I am a Lyft Driver. My Passengers Act Like Me About the App


I’m an attentive listener, but sometimes zone out. However, the machines don’t get tired of listening. My gig work introduced me to that. Here is an example.

On December 25, 2020, I was driving to pick up a woman and her mother. When passengers request Lyft rides, they can drag the app’s “location pin” to exactly what they want to get. The pickup location for this ride is not anywhere I can drive my car, even if I get within 25 feet. Riding the two in my car, the daughter told me it was not in the place where she put the pin. He called me every name in the book and asked to “call me Lyft” for a return. The mother essentially started saying her daughter’s name several times, surprised that her daughter did so and begged her to apologize. It will not be released by the daughter. I canceled the ride. I remember how the mother would always say her daughter’s name. I keep vivid memories of very bad passengers. I think that keeping images of these faces increases my likelihood of survival, and some people suggest that it is a symptom of PTSD.

Two months later, I looked at my Facebook feed and saw the woman’s face in my “People You May Know” section. It spooked me. How did he get there? What if he dragged me, wanting to get a different feel about the pin location? I don’t want to befriend him on Facebook or befriend him in real life. I couldn’t help but hear him in the car, and so on Facebook also pays attention. Google the ride can also be tracked.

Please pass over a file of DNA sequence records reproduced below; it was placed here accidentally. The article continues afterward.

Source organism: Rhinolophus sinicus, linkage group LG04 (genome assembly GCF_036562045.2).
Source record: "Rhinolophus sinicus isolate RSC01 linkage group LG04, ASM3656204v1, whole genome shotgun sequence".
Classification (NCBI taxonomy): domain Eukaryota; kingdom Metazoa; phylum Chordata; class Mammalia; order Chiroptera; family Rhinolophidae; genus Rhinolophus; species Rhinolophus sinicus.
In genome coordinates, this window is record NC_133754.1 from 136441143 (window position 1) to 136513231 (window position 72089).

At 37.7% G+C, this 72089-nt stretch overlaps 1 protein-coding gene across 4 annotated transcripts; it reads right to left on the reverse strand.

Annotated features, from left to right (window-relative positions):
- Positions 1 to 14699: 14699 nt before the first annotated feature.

Thirty years ago, Hanson said, “before there was a lot of surveillance or people’s computer information, when the issue came out, everyone was really worried about it,” he said. Today, people continue to “think that even if they provide a lot of information, it is not being used against them or it will not be used against them.” And it never explains to them how easy it is for information to be shared, he said. In my experience as a driver, when viewed through an app like Lyft, it’s easy to see some as abstractions, less realistic, and treat them accordingly.

I provide an essential service to most of my passengers. For a variety of reasons, they can’t drive on their own, and I serve it as a soup class, albeit ad hoc, service animal. Passengers may have no access to public transportation or may have medical conditions that prevent them from driving. It’s nice to know that I help people get to work or just to get out of their house.

To get the most money in the shortest amount of time, though, you need to get people out of the bars. That’s why alcohol consumption is a factor in so many Lyft rides. The friend sitting next to you at the bar telling you you have enough to drink is replaced by a ride-hailing app that gives you the ability to drink as much as you want because there is always a driver coming to you, how many taps on your phone. Some of the rides hurt me.

My mega-app theory remains the very best explanation that I have to account for the things people say and do in my car when they feel like no one deserves to know what’s around. And the issues aren’t as obvious as the stain left on the amount of sweet-and-sour Instant Pot meatballs spilled on my back seat. These are things like privacy and medical issues, my own responsibility for what passengers do, and maintaining our sense of human dignity.



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